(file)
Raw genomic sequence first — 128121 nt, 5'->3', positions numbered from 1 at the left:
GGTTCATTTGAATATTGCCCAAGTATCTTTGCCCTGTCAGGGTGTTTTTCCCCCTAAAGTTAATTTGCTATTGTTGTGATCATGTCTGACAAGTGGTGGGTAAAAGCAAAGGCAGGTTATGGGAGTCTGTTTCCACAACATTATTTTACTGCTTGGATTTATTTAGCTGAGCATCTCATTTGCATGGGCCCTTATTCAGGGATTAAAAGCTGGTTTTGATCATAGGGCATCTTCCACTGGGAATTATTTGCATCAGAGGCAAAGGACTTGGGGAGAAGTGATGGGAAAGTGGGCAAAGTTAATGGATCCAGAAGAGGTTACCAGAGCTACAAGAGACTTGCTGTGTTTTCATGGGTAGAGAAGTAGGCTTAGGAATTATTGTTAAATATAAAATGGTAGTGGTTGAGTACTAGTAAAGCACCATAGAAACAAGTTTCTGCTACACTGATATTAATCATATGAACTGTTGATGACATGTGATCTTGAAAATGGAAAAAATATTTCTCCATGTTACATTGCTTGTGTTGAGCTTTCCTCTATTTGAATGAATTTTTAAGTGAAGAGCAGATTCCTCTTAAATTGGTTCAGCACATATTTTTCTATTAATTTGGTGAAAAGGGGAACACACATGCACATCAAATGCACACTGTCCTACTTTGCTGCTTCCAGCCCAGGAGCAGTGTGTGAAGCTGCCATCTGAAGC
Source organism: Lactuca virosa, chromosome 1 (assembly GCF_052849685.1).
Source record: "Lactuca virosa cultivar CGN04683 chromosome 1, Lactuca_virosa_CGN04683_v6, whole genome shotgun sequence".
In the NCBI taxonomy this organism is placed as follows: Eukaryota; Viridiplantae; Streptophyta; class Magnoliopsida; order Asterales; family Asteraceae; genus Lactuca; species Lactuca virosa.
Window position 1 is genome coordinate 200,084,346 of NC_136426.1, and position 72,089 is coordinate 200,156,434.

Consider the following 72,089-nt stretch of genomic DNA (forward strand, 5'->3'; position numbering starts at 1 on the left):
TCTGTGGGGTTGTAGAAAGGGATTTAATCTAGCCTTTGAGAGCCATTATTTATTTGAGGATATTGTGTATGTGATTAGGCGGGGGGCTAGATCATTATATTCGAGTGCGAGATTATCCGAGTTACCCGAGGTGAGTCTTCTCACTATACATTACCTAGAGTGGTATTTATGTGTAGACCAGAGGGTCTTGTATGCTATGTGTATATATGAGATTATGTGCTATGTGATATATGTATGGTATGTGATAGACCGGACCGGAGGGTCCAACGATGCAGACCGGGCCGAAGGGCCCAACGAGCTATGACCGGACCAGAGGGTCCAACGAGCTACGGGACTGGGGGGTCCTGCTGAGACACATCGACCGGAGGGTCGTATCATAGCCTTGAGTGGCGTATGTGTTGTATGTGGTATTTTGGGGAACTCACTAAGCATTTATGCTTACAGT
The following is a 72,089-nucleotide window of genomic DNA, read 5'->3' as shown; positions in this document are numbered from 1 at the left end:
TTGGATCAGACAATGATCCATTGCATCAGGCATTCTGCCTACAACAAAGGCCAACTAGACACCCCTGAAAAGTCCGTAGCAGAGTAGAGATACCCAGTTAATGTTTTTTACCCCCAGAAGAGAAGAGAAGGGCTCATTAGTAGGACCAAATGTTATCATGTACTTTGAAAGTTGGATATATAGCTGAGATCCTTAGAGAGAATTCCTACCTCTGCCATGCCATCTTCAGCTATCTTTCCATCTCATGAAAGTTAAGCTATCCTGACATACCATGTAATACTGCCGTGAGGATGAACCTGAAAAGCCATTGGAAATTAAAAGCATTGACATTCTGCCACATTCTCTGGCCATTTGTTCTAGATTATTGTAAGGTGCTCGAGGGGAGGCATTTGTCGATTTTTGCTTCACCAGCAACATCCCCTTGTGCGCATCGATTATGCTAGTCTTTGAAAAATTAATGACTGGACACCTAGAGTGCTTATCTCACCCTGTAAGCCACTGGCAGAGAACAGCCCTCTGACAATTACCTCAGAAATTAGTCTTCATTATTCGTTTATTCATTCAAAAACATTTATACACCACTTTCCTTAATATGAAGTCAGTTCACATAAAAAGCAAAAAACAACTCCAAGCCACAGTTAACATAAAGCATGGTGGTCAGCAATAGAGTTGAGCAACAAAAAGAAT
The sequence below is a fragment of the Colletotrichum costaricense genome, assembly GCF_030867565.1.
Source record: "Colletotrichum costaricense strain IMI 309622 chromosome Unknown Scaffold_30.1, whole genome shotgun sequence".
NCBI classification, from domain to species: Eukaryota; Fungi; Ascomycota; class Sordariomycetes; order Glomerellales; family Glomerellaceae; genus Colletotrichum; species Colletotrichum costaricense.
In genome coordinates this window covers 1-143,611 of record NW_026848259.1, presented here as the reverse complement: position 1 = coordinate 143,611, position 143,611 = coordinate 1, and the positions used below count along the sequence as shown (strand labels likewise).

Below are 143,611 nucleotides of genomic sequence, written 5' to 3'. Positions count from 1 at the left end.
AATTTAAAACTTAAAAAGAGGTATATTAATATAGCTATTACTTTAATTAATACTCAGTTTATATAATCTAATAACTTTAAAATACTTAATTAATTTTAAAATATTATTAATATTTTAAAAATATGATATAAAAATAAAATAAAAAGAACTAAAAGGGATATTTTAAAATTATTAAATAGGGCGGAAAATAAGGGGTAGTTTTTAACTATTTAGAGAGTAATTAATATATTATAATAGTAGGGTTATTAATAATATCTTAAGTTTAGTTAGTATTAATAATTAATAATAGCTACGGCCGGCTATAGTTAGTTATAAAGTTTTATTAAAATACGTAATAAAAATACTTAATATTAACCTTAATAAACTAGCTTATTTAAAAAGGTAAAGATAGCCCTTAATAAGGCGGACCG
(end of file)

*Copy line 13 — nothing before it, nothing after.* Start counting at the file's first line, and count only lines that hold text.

NCBI classification, from domain to species: Eukaryota; Fungi; Ascomycota; class Sordariomycetes; order Glomerellales; family Glomerellaceae; genus Colletotrichum; species Colletotrichum costaricense.